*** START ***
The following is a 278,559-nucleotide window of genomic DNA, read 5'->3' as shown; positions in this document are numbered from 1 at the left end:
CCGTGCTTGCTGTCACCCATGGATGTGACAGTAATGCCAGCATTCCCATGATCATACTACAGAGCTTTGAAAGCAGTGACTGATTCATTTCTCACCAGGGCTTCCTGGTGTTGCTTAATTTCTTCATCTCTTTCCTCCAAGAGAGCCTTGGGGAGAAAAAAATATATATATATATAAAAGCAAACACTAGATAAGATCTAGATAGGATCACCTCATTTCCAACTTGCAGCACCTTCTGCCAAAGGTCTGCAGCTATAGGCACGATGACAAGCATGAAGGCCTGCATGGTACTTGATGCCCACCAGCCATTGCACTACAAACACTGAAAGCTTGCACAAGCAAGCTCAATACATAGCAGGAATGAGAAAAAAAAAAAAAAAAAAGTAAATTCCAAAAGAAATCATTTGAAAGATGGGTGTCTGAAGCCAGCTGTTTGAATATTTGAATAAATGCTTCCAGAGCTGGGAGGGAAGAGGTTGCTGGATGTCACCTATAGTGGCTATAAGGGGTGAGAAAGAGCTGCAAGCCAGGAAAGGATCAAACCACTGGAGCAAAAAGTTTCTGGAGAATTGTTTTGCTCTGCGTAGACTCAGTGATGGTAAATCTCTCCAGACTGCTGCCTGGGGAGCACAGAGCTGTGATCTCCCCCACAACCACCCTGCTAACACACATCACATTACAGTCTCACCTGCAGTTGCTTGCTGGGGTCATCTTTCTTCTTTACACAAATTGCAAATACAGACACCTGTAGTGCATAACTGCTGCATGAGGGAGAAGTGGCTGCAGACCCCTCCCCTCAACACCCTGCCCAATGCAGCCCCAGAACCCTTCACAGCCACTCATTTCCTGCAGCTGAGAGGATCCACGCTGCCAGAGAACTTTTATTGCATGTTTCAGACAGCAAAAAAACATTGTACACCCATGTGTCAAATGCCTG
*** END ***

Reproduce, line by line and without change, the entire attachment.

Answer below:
The following is a 278,559-nucleotide window of genomic DNA, read 5'->3' as shown; positions in this document are numbered from 1 at the left end:
CCGTGCTTGCTGTCACCCATGGATGTGACAGTAATGCCAGCATTCCCATGATCATACTACAGAGCTTTGAAAGCAGTGACTGATTCATTTCTCACCAGGGCTTCCTGGTGTTGCTTAATTTCTTCATCTCTTTCCTCCAAGAGAGCCTTGGGGAGAAAAAAATATATATATATATAAAAGCAAACACTAGATAAGATCTAGATAGGATCACCTCATTTCCAACTTGCAGCACCTTCTGCCAAAGGTCTGCAGCTATAGGCACGATGACAAGCATGAAGGCCTGCATGGTACTTGATGCCCACCAGCCATTGCACTACAAACACTGAAAGCTTGCACAAGCAAGCTCAATACATAGCAGGAATGAGAAAAAAAAAAAAAAAAAAGTAAATTCCAAAAGAAATCATTTGAAAGATGGGTGTCTGAAGCCAGCTGTTTGAATATTTGAATAAATGCTTCCAGAGCTGGGAGGGAAGAGGTTGCTGGATGTCACCTATAGTGGCTATAAGGGGTGAGAAAGAGCTGCAAGCCAGGAAAGGATCAAACCACTGGAGCAAAAAGTTTCTGGAGAATTGTTTTGCTCTGCGTAGACTCAGTGATGGTAAATCTCTCCAGACTGCTGCCTGGGGAGCACAGAGCTGTGATCTCCCCCACAACCACCCTGCTAACACACATCACATTACAGTCTCACCTGCAGTTGCTTGCTGGGGTCATCTTTCTTCTTTACACAAATTGCAAATACAGACACCTGTAGTGCATAACTGCTGCATGAGGGAGAAGTGGCTGCAGACCCCTCCCCTCAACACCCTGCCCAATGCAGCCCCAGAACCCTTCACAGCCACTCATTTCCTGCAGCTGAGAGGATCCACGCTGCCAGAGAACTTTTATTGCATGTTTCAGACAGCAAAAAAACATTGTACACCCATGTGTCAAATGCCTG